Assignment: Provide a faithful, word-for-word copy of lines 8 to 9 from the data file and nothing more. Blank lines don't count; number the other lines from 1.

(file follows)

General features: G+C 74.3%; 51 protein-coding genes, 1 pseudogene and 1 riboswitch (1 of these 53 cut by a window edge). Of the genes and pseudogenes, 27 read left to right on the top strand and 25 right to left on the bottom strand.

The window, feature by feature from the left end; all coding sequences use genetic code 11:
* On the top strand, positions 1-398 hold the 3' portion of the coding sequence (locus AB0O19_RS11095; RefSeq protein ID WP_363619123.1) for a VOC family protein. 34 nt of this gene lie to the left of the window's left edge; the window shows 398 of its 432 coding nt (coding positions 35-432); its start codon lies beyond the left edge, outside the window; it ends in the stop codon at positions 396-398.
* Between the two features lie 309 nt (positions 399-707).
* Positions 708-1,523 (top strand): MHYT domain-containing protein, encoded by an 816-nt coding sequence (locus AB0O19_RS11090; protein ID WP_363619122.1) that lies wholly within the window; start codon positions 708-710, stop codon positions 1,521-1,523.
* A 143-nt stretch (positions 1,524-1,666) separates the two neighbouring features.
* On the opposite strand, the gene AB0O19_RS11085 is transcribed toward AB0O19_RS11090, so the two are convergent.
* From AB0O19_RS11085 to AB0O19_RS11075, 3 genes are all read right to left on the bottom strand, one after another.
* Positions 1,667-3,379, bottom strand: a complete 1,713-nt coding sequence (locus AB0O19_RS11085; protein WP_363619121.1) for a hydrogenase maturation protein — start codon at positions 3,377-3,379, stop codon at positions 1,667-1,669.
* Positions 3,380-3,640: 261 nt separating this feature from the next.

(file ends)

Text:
* From AB0O19_RS11085 to AB0O19_RS11075, 3 genes are all read right to left on the bottom strand, one after another.
* Positions 1,667-3,379, bottom strand: a complete 1,713-nt coding sequence (locus AB0O19_RS11085; protein WP_363619121.1) for a hydrogenase maturation protein — start codon at positions 3,377-3,379, stop codon at positions 1,667-1,669.